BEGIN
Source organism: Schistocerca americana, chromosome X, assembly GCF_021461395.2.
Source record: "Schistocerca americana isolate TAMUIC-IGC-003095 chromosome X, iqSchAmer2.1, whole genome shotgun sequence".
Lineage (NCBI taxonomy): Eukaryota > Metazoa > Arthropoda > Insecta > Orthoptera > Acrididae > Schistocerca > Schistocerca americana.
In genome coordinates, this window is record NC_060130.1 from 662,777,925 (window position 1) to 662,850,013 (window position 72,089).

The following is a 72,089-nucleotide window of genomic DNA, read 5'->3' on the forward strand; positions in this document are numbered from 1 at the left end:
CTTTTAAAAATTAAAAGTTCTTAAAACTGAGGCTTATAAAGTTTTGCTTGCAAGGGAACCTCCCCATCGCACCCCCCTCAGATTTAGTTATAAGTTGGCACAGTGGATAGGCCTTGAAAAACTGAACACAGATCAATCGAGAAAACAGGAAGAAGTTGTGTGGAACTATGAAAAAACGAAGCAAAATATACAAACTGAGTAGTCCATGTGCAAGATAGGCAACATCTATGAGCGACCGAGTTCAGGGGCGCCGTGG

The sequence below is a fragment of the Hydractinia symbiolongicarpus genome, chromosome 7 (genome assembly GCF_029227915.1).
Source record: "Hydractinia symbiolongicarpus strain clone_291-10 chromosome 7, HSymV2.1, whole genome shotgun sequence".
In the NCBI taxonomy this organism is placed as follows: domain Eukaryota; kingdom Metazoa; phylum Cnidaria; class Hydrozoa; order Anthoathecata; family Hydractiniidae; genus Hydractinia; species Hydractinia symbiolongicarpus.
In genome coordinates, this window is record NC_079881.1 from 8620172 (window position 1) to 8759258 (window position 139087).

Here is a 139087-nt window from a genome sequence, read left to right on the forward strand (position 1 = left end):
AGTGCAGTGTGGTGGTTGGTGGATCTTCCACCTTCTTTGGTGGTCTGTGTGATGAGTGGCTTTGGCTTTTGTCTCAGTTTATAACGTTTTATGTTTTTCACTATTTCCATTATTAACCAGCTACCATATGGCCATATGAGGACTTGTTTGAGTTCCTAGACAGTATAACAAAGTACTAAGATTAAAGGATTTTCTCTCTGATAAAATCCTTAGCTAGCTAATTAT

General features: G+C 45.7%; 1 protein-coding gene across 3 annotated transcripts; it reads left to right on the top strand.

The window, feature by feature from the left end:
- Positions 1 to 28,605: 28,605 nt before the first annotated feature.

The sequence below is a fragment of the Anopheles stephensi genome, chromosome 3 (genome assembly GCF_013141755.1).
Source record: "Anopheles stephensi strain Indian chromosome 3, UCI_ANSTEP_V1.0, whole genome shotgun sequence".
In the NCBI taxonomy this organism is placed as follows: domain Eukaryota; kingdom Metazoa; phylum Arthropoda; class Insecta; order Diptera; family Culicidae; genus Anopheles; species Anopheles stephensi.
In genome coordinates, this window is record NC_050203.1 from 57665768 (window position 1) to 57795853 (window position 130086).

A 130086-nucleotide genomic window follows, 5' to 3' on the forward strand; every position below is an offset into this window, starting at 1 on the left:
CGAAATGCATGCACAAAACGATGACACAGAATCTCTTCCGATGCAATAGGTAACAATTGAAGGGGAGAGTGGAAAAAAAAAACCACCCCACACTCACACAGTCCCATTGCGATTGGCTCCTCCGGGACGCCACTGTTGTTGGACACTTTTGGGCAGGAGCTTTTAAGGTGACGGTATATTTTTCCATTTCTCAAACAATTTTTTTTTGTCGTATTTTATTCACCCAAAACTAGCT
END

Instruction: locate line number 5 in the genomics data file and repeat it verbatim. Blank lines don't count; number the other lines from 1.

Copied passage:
The following is a 72,089-nucleotide window of genomic DNA, read 5'->3' on the forward strand; positions in this document are numbered from 1 at the left end: